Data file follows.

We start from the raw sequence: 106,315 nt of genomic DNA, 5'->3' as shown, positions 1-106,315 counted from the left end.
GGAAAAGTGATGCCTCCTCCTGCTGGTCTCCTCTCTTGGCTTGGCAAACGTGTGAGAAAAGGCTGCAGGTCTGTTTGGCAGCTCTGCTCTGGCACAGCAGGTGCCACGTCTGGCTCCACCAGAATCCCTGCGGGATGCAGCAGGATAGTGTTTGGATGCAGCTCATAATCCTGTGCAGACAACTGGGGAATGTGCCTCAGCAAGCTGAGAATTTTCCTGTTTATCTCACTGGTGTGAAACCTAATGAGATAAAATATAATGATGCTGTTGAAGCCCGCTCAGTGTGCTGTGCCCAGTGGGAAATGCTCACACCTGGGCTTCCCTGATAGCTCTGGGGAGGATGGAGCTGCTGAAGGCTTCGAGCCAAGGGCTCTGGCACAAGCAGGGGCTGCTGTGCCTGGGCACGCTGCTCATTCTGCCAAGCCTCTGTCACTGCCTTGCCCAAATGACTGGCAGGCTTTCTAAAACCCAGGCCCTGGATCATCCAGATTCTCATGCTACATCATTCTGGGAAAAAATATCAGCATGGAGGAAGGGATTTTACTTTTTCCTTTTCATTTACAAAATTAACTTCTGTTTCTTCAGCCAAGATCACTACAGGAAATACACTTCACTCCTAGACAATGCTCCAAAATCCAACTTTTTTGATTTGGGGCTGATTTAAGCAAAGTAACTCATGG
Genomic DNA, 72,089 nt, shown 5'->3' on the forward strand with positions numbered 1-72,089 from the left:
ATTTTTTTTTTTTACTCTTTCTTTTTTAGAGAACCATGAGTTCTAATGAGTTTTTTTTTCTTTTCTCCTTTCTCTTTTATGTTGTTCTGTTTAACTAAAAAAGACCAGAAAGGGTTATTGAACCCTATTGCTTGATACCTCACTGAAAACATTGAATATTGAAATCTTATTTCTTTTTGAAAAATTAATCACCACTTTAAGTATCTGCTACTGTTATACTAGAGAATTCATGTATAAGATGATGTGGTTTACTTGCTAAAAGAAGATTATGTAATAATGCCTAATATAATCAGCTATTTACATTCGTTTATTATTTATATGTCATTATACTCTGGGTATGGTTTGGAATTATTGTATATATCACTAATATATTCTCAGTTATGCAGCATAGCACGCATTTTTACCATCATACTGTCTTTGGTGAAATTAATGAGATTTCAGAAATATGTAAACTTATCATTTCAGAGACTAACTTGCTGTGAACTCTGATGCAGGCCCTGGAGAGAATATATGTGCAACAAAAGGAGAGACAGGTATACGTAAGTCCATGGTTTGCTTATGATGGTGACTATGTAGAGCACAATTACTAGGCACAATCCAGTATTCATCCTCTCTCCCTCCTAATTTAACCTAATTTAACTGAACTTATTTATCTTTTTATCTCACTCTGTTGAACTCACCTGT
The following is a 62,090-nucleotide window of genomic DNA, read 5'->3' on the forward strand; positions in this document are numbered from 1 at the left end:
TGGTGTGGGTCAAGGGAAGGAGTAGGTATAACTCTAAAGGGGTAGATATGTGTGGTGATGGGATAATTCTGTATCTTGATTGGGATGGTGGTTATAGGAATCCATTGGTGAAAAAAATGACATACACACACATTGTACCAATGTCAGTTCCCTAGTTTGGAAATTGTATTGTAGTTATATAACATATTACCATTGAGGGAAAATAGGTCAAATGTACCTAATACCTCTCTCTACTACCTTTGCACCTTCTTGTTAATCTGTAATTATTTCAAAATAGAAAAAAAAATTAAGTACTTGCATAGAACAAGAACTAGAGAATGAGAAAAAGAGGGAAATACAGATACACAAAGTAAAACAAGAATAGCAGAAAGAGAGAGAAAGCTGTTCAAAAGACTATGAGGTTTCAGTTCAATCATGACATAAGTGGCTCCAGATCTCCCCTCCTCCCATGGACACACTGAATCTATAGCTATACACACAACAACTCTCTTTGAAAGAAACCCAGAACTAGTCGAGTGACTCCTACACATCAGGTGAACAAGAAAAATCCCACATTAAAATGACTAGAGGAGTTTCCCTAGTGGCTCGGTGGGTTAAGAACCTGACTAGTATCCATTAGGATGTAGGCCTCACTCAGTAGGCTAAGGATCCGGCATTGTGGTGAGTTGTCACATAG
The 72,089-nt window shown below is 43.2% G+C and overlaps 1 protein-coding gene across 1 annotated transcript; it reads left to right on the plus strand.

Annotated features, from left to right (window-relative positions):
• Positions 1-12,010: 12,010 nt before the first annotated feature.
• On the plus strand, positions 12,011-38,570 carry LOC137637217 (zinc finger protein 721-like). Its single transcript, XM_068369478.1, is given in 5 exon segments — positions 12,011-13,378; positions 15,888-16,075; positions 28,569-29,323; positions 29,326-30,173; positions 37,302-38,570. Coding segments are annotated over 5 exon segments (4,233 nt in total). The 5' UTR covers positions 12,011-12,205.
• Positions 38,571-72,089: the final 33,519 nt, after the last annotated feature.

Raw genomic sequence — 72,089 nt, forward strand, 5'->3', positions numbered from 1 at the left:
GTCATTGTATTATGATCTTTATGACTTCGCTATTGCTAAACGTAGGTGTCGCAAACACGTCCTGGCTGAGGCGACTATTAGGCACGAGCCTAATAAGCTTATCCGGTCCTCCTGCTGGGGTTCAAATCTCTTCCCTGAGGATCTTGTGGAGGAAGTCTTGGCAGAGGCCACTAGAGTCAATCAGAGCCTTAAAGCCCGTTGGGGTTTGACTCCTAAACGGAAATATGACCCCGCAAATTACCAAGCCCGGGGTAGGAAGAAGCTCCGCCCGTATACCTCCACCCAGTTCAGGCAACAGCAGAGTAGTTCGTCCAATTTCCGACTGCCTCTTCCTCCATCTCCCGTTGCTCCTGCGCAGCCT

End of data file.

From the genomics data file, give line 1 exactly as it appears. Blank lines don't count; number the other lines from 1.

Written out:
We start from the raw sequence: 106,315 nt of genomic DNA, 5'->3' as shown, positions 1-106,315 counted from the left end.